Nicholas Biddle

Nicholas Biddle
Nicholas Biddle
As director of the Second Bank of the United States, and proponent of a centralized financial system for the United States, Nicholas Biddle (1786–1844) was the target of accusations that he led a conspiracy of wealthy aristocrats to control the national economy.

Biddle, born in Philadelphia in 1786, was everything that President Andrew Jackson considered dangerous—a graduate of Princeton, editor of a literary journal and of several volumes of the journals of the Lewis and Clark expedition, and, as a young man, a secretary to the U.S diplomatic mission to czarist Russia.

All of Biddle’s experiences, especially exposure to the economic chaos of early-nineteenth-century Russia, and the vast infrastructure demanded by the opening of the American West, led him to believe that the United States needed the strength of a central bank.

Biddle, who had been on the board of directors since 1819, took control of the bank in 1823. From its chartering in 1816, the Second Bank was mired in controversy, sparking the Supreme Court case McCulloch vs. Maryland, in which Congress was shown to have the legal power to charter the institution. The economic panic of 1819, while not caused by the establishment of the bank, was largely blamed on the bank by unhappy small farmers, westerners, and supporters of state banks.

Biddle believed that the bank’s director should be apolitical, but when opposition to his institution surged he sought allies in Congress, including Daniel Webster and Henry Clay. Biddle and his supporters agreed that the nation needed ready access to funds capable of supporting large-scale military actions, like that waged in the War of 1812, and favored strict regulation of state banks.

Knowing that 1832 was a critical election year, Biddle asked Andrew Jackson to renew the bank’s charter, although it would not expire until 1836. Bank supporters counted on election campaigning to force Jackson into signing, so that he would not lose support in states that benefited from the bank, such as Pennsylvania, where the bank had its headquarters. Instead of seeing this as an economic opportunity for the nation, Jackson interpreted the request as a threat from the bank against presidential power.

As a champion of the “people,” Jackson leapt at the chance to attack an unpopular institution that many small farmers and frontier people thought limited their economic opportunities and was thought to be dominated by eastern, elitist conspirators who sought to profit for themselves. After Congress passed a bill that would recharter the Second Bank of the United States, Jackson vetoed it, citing a vast conspiracy of old-money interests acting against the common voters of the nation.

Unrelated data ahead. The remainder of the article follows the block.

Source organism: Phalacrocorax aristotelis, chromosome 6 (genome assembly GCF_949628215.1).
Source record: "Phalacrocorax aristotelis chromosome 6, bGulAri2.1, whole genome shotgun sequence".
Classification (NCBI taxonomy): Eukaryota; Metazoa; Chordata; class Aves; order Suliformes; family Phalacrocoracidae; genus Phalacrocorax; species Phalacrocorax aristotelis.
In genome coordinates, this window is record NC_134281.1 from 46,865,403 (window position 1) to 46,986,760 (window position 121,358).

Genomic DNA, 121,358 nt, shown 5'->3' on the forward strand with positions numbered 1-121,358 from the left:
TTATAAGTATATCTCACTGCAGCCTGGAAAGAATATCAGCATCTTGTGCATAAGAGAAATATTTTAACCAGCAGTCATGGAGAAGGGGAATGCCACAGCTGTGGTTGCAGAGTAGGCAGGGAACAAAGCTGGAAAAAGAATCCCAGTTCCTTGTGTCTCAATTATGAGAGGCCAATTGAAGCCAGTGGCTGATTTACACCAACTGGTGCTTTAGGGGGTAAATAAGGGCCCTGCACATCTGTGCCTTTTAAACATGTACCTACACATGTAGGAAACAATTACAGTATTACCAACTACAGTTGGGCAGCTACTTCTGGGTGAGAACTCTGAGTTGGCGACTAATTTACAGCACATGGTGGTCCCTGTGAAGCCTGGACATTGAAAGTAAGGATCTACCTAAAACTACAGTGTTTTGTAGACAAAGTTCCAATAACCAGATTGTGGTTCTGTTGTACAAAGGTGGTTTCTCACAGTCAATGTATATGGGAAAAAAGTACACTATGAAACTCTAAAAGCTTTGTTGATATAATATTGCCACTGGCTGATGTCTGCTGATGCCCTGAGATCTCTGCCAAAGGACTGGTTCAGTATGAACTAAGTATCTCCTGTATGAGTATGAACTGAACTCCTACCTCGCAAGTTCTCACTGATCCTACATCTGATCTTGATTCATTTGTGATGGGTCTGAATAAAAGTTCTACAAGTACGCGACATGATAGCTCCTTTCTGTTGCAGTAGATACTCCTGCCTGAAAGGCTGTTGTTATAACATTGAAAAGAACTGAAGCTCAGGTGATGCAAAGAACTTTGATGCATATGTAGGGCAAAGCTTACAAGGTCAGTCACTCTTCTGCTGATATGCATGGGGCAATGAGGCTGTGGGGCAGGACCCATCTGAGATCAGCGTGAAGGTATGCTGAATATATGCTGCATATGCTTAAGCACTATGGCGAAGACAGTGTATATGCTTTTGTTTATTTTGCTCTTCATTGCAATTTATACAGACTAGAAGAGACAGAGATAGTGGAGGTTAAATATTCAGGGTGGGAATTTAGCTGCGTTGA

When Jackson won reelection, Biddle and his followers were unable to summon enough votes to override the veto, and launched into a plan to force the government to recognize the value of the bank. Biddle instructed the bank’s branches not to curtail making loans, an action that caused an economic slump in 1834.

Jackson hit back by ordering his acting secretary of the treasury, Roger Taney, to withdraw federal deposits from the bank and place them in state “pet” banks. Two previous secretaries had refused this order, and Jackson dismissed and replaced them, finally finding an obedient servant in Taney.

Biddle mustered congressional support for a censure of the president on the ground that he was obliged by the bank’s charter to deposit federal funds, and the Senate refused to confirm Taney as the official secretary of the treasury. The charter ran out in 1836, shutting down national bank operation (it continued its existence as the State Bank of Pennsylvania), and Biddle retired in defeat to his estate, Andalusia, where he channeled his interests into breeding race horses, Guernsey cattle, and grapes.

Biddle lost the “Bank War” to Andrew Jackson, and his own network of support could not match the power of the executive branch of the government, especially when Jackson campaigned by accusing the wealthy and educated Biddle of subverting the financial infrastructure of the government against the common man. However, Biddle took no pleasure in the subsequent economic crisis, the panic of 1837, created by uncontrolled paper money issued by the state banks, and he died in 1844, still championing the cause of a centralized monetary system.